There were elements in the production that both added and took away from the success of the play. Taking specific lines from Much Ado About Nothing enhanced the effect of the points being portrayed. Shakespeare’s language isn’t always easy to understand, so it forces the audience to pay closer attention to what the actor is saying. This amplifies the purpose of what is being said. Also, the lack of music during almost every scene in which the Quartos aren’t playing, either live or recorded, places focus on the characters and their dialogue.

I believe that the play is effective in speaking to modern audiences since the 60s are a relatively well known time period. However, being over 50 years ago there is still room for the audience to displace themselves. The cast of the production, however, discovered a way to overcome the time gap. They involved the audience in the production themselves. Interviewing them, talking to them, referring to them, and dancing among them all helped pull them into the experience.


Livewell’s Latest

by Shannon Livewell | April 23, 2014

Chatting with Dylan of Cloud Nothings

Dylan Baldi (Photo obtained via interview link from Baldi's publicist)

Dylan Baldi (Photo obtained via interview link from Baldi’s publicist)

You never know what to expect when you go to interview an act. Some could be extremely reserved and some could be a little too talkative; however, it is very rare that an act is as interested in the interview as the interviewer is.

Cloud Nothings, a band consisting of Dylan Baldi, TJ Duke, and Jayson Gerycz, brought a new vibe of brilliance to The Space in Hamden, Conn. this past weekend. I was lucky enough to speak with Dylan Baldi, the singer, songwriter and mastermind of Cloud Nothings intriguing lyrical catalog.

“Living my life over the past two years and realizing a lot of things about myself that I wasn’t aware of previously really inspired Here & Nowhere Else,” Baldi said. Here & Nowhere Else was recorded in NJ and released on April 1, 2014. “It’s the first record I’ve made where I just did exactly what I felt comfortable with and didn’t try to be or do anything else,” Baldi said.

Normally, when I ask for a song that means the most to an artist they’re reluctant to answer, or they provide me with a ten minute long story as to how they wrote the hook on a bus to Georgia, but Baldi kept it short and sweet. “‘Now Hear In’, only because I’ve had the main guitar part kicking around in my head for a long time but could never figure out anything to do with it. Once that song finally came together, it seemed like the rest of the record was easy.”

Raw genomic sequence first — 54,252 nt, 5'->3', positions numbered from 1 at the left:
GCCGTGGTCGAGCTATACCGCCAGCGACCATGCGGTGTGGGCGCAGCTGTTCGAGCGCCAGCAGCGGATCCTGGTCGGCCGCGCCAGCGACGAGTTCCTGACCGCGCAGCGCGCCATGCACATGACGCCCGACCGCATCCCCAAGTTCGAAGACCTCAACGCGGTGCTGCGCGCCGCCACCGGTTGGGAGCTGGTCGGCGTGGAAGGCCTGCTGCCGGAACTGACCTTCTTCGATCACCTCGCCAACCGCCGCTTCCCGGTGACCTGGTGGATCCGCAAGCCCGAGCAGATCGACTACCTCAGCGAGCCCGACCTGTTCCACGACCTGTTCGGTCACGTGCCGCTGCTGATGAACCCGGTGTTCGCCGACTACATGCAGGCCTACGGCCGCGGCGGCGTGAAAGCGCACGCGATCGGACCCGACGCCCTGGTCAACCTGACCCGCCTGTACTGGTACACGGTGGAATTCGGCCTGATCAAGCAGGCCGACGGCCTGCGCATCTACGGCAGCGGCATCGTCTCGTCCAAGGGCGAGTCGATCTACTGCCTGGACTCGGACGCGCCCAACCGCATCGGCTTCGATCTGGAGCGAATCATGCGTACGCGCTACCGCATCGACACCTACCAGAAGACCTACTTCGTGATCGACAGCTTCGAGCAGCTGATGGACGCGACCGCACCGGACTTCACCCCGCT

The next is a question I have never asked an act before; I guess I always assumed that a band or musician on tour is doing what they’ve always wanted, but it occurred to me that sometimes people get thrown into situations because of circumstances, and once that situation becomes comfortable, it’s their new norm. I became curious as to whether or not this was Baldi’s dream job. “I’d be happy with anything where I get to travel,” he said. “Playing music is great, but my favorite part of being in this band is seeing new places and meeting new people.”

Another short and sweet answer from a man who seems to know himself as well as the music that pumps him up before every show was, “If I had to make a playlist of three songs I would listen to pre-show it would have to be Thin Lizzy; The Boys Are Back In Town, ZZ Top; Sharp Dressed Man, and Golden Earring; Radar Love.”

This isn’t Cloud Nothings first rodeo when it comes to releasing an album and touring around to promote it, so I wanted to know if the band felt they had developed over the years. “Our music has gotten better! On every record I’ve just gotten slightly more adventurous with my songwriting, and been willing to try new things.”

When asked about mainstream comparisons Baldi shuttered, “I don’t think we really have the kind of aspirations that it takes to become a mainstream artist, so I’m not sure I identify with many of them on a musical level.”

Cloud Nothings is their own kind of unique. They combine indie-rock with lyrics that mean just as much to the listener as the three men on stage. From Cleveland to Connecticut, Cloud Nothings is making an impression on every city they visit with their new album Here & Nowhere Else, and the charisma and likeability they possess performing.


Bryan Singer Lawsuit

by Scott Iwaniec | April 23, 2014

Usually, I would not address an issue like this unless I felt it was very important. I personally feel this issue is necessary to address in a few ways. First, because the University of New Haven is full of criminal justice students who can’t wait to get their hands on these things and second, because it highlights a reoccurring issue in Hollywood.

Bryan Singer / AP photo

Bryan Singer / AP photo

Bryan Singer, the director of X-Men, X-Men 2, Superman Returns, and the upcoming X-Men: Days of Future Past is being sued by 31-year-old Michael Egan for sexual abuse back when he was 15 years old.

His lawyer also claims that three more Hollywood names will soon be exposed for similar allegations. This is really all we know about the issue so far. Being a criminal justice student myself, I must emphasize; innocence until proven guilty and fake allegations like this happen all the time to ruin people’s image.